Children and Teens

Crippled by Self-Doubt? Your Impostor Syndrome Could Have Roots in Childhood

Do you ever feel like you somehow got away with landing your job without truly deserving it? Do you feel super uncomfortable when your boss praises your work, because you’re sure you haven’t earned it? Do you have a fear of being “found out,” exposed for not being experienced, talented, successful, or knowledgeable enough for your job?

You might be experiencing something called Impostor Syndrome. And you wouldn’t be alone: more than 70% of people report experiencing Impostor Syndrome at some point in their career.
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Books

5 Tips for Doing It All–Really!

We often hear and read that we can’t do it all. We must pick and choose. We need to make serious sacrifices. We can either have a great career or a great family. We either volunteer or have a side business. But we need to resign ourselves to the fact that we can't have everything. It’s a message women regularly receive.

However, writer and author Linda Formichelli asserts that we can do it all. For instance, if your version of doing it all means cultivating a connected family, building a fulfilling career, enjoying fun hobbies, and traveling regularly, you can have that.
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Anxiety and Panic

How to Shift from Work Stress to Calm in 3 Seconds Flat

When you’re on the treadmill of workplace stress, it’s hard to stop the cycle of escalation. With deadlines to meet and demanding bosses to appease, nothing you do seems good enough. It would be better if you didn’t work in that toxic job, but there’s always the specter of economic uncertainty haunting you, as well as the prospect of a long wait between jobs.

When you’re stuck in a difficult place, the best resource you have is to harness your creativity to come up with a genius exit plan. For that you need a calm, clear mind. Enter the simple and easy three-second breathing technique to go from stressed to calm.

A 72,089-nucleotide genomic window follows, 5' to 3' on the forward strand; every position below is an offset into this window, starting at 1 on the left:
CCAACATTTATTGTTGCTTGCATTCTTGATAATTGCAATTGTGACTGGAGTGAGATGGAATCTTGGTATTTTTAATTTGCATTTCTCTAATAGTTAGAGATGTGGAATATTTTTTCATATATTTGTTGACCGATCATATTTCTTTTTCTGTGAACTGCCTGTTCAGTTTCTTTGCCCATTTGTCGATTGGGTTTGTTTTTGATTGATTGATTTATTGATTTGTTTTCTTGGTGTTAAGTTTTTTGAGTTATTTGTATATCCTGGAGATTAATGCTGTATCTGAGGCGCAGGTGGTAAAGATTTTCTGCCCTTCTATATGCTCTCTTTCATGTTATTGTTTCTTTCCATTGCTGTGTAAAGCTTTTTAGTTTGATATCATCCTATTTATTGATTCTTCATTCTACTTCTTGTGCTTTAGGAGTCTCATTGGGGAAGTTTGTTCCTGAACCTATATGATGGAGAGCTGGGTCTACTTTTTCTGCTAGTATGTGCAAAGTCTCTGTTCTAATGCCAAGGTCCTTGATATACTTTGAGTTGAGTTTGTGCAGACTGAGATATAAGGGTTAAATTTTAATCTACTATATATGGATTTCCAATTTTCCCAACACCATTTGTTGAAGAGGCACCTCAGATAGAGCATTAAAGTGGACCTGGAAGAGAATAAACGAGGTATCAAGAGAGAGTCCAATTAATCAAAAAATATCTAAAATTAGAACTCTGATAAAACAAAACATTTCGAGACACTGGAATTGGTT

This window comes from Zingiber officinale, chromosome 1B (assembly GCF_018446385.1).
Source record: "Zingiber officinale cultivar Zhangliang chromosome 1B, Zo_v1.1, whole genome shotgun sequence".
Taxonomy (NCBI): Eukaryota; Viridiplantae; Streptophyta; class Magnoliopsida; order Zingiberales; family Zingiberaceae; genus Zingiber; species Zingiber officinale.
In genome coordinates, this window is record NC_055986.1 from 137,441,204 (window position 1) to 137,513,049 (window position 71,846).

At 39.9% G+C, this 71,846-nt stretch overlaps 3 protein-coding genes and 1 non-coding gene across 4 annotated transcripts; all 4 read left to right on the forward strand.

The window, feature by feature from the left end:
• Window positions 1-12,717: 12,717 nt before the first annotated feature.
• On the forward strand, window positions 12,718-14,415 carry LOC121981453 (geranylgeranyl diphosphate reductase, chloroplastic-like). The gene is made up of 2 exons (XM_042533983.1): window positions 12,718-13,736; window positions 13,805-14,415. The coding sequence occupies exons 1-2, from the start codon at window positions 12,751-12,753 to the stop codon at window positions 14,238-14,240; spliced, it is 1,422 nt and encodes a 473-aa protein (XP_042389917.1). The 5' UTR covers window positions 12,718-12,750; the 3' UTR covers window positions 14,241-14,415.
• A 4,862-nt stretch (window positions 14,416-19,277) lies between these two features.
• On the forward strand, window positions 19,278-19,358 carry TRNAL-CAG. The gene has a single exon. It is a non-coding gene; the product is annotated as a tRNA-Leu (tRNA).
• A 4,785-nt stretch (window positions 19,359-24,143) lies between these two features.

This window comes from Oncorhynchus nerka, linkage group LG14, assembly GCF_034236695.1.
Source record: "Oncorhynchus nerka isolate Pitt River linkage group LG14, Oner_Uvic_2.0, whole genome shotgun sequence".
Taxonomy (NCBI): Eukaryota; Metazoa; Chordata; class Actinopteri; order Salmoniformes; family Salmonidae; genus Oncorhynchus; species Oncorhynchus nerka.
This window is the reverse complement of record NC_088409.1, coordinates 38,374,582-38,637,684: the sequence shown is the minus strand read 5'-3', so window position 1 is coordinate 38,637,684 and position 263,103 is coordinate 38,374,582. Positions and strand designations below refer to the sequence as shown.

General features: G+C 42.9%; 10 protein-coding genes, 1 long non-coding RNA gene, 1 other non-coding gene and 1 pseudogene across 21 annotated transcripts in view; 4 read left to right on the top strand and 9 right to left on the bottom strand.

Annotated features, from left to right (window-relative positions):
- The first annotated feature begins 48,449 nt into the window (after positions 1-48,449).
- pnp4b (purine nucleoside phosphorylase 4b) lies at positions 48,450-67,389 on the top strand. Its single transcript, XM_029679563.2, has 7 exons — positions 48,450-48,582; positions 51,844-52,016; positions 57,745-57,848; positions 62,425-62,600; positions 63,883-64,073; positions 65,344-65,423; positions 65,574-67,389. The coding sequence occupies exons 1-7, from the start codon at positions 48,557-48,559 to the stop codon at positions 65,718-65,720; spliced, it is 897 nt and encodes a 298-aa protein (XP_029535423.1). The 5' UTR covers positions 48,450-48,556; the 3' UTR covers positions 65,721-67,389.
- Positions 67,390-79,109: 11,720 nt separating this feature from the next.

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Children and Teens

7 Ideas for Date Night When You Have to Stay in with Your Kids

Maybe your babysitter cancels. Maybe you’re trying to save money. Maybe you’re not ready to leave your baby. Maybe you don’t trust anyone else to watch your child. Maybe you’re too exhausted to leave the house. Maybe there’s some other reason. Either way, the end result is the same: You’ve got to stay home with your kids, and you’d like to spend some quality time with your partner.

“Nourishing your connection with your beloved is essential in your relationship and ultimately, your family thriving as a whole,” said Lily Zehner, EdD, MFT-C, a Denver-based therapist who specializes in sex, intimacy and relationships.

But date night doesn’t have to mean going out. As Zehner said, staying in “just gives you an opportunity to think outside the box.” Below are seven connection-strengthening, stay-at-home ideas.
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Creativity

10 Problem-Solving Strategies that Work

Nobody likes problems. But they are a part of life, so it’s important to find effective ways to deal with them. The following strategies can help you navigate through potential solutions to find the one that works best in almost any situation.

1. Sleep on it


With often-conflicting problems and demands on your mind, it can be difficult to find an inroad to a solution. When you’re faced with such difficulties, a wise course of action is to get some sleep. While you’re resting, your mind is actively working to sift through the list and help sort things into more recognizable shape. You might even wake with some solutions to certain problems. Writing down a list before you retire for the night can help with that.